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Haosheng Lin Institute for Astronomy, University of Hawaii
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Haosheng Lin Institute for Astronomy, University of Hawaii

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  1. Current Status of Solar Magnetism ResearchLarge Off-Axis Reflecting Coronagraphand Advanced Solar Instrumentation Haosheng Lin Institute for Astronomy, University of Hawaii

  2. Outline of This Talk • Overview of Solar Magnetism and Unresolved Problems—solar dynamo • Sunspot magnetic fields • Quiet Sun magnetic fields • Coronal magnetic fields • Why do we need large aperturSe solar telescope • Large Aperture Coronagraph • Why do we need large aperture? • Why do we need a coronagraph? • Why Off-Axis coronagraph? • Ongoing and Expected Off-Axis Coronagraph Projects • Advanced Instrumentation • Clever multiplexing to achieve high spatial, spectral, and temporal resolution and sensitivity with simultaneous 2-D spatial coverage • What can we do with a coronagraph during the night?

  3. Solar Magnetism—An Overview Sunspots and active regions are manifestation of a global-scale solar dynamo operating at the base of the solar convection zone. The existence of magnetic fields makes the Sun an interesting star to study… ‘Quiet’ Sun ‘Quiet’ Sun Line-of-sight Magnetic Flux Continuum Intensity

  4. Solar Cycle Sunspot Cycle The number of sunspots on the surface of the Sun follows a 11-year cycle. Butterfly diagram Sunspots appear at higher latitude at the beginning of the solar cycle, and migrate toward the equator, as the cycle evolve

  5. Magnetic Butterfly Diagram

  6. S 11 years later… N Magnetic Field Configuration of the Sun During Different Phase of the Solar Cycle • Solar Minimum • Dipole Magnetic Field • No Sunspot • Solar Maximum • ToroidalMagnetic Field • Many Sunspots ~5 years later… The magnetic field configuration of the Sun evolves with a 22 year cycle. 22 years later…

  7. The solar dynamo is believed to be generated at the base of the convection, where the rotation rate changes abruptly.

  8. MHD instability causes the flux tubes to raise to the surface—sunspots. ‘Quiet’ Sun Continuum Intensity

  9. Current Solar Magnetism Research Emphasis—ATST Science Goals • 2.2 Magnetic Field Generation and the Solar Cycle 7 • 2.3 Magnetic Flux Emergence: Active Region Emergence and Evolution 9 • 2.3.1 Surface Manifestation of Subphotospheric Processes 10 • 2.4 Small-Scale Magnetic Flux Concentrations 11 • 2.5 Magnetoconvection and Flux Transport 15 • 2.5.1 Sunspots: An Example of Magnetoconvection 16 • 2.5.2 Formation of sunspots 19 • 2.5.3 Radiative Flux balance in sunspots. 19 • 2.5.4 Filamentary Structure of Sunspot Penumbrae 20 • 2.6 Structure and Dynamics of the Chromosphere 21 • 2.7 Coronal Structure and Heating 23 • 2.7.1 Coronal Structures in Three-Dimensions 25 • 2.7.2 Electric Current Systems 26 • 2.7.3 Coronal Magnetic Fields: The Need for Ground-Based Coronal Studies 27 • 2.7.4 New Spectral Diagnostics 30 • 2.7.5 Wide-Field Coronal Photometry 31 • 2.8 Flux Expulsion: Flares and Mass Ejections 31 • 2.8.1 High Resolution, High Cadence Studies of Solar Flares 33 • 2.8.2 Structure and Evolution of Magnetic Fields Associated with Flares and CMEs 34 • 2.8.3 CMEs: The need for prominence studies 35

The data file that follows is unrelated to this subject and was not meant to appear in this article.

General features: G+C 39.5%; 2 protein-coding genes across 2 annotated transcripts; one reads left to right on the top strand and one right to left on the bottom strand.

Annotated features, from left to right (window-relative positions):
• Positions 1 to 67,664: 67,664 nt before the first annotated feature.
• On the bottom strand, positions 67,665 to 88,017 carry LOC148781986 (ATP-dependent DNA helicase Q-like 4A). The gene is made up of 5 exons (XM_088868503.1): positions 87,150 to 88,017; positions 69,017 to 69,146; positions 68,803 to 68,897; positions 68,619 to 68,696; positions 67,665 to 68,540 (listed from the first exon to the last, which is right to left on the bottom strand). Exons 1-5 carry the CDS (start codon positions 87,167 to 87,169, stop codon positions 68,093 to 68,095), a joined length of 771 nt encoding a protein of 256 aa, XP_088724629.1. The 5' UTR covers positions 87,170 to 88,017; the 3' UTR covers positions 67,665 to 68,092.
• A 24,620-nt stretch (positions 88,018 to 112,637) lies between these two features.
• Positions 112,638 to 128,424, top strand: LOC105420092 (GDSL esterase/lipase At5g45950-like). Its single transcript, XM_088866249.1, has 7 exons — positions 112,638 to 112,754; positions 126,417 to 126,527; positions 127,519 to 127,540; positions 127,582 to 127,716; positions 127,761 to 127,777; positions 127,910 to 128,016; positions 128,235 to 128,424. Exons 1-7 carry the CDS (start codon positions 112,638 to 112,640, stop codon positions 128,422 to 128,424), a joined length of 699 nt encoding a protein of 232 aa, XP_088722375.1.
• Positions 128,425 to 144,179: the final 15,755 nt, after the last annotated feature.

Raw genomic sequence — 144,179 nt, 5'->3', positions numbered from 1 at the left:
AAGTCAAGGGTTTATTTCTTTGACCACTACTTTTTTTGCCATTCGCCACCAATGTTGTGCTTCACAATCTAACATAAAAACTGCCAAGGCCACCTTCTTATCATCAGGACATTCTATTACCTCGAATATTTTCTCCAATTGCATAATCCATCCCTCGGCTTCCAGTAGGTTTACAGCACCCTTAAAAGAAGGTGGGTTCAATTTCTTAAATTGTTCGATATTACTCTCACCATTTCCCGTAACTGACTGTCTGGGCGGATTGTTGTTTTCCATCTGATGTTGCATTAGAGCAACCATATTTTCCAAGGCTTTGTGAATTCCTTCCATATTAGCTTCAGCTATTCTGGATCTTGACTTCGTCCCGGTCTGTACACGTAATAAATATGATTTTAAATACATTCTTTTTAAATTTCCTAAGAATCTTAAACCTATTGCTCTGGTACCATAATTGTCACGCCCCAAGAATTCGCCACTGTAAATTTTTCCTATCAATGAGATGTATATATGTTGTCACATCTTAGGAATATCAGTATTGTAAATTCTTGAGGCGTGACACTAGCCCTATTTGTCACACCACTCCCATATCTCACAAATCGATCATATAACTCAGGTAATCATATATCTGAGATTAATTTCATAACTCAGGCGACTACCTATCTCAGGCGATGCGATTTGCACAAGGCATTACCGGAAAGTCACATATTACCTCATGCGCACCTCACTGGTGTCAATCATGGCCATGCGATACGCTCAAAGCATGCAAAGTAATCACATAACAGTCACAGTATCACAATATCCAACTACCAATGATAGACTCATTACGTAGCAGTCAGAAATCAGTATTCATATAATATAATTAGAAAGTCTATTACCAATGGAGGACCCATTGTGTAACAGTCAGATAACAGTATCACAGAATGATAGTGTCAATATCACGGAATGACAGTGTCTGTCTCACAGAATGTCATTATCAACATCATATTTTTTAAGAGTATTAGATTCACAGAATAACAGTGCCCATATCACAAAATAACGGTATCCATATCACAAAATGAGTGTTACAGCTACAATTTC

10. Sunspot: The Oldest Mystery of Solar Physics Ancient Chinese noted the existence of sunspots more than two thousand years ago. Galileo observed sunspots through the first telescope he made…but sunspot phenomenon remains one of the oldest mystery of solar physics. We know a lot about sunspots observationally, but we still do not have a self consistent model of sunspot today. • Why are sunspots dark against the photosphere? • Why is there a sharp boundary between the photosphere and the penumbra? • Why is there a sharp boundary between the penumbra umbra? • Why is there an Evershed flow? • … • … Swedish Vacuum Tower Telescope Image

  11. Dynamic of Sunspot Swedish Vacuum Tower Telescope Movie

  12. What is a Sunspot? • G. E. Hale (1908) first demonstrated that sunspots are regions of strong (2,000 ~ 3,000 Gauss) magnetic fields… • Zeeman Effect in Sunspot • Zeeman splitting B is proportional to 2. Therefore, it is preferable to perform magnetic field observation in the infrared wavelength: • B = 4.67 10-7g2B • where g is the Lande factor The FeI 1564.8 nm (g =3) and FeI 1564.3 (g=1.53) nm line pair are the most sensitive magnetic field diagnostics in the visible and near-IR wavelengths. Visible lines (such as FeI 630.2 nm line (g=2.5) offers lower magnetic sensitivity, but higher spatial resolution.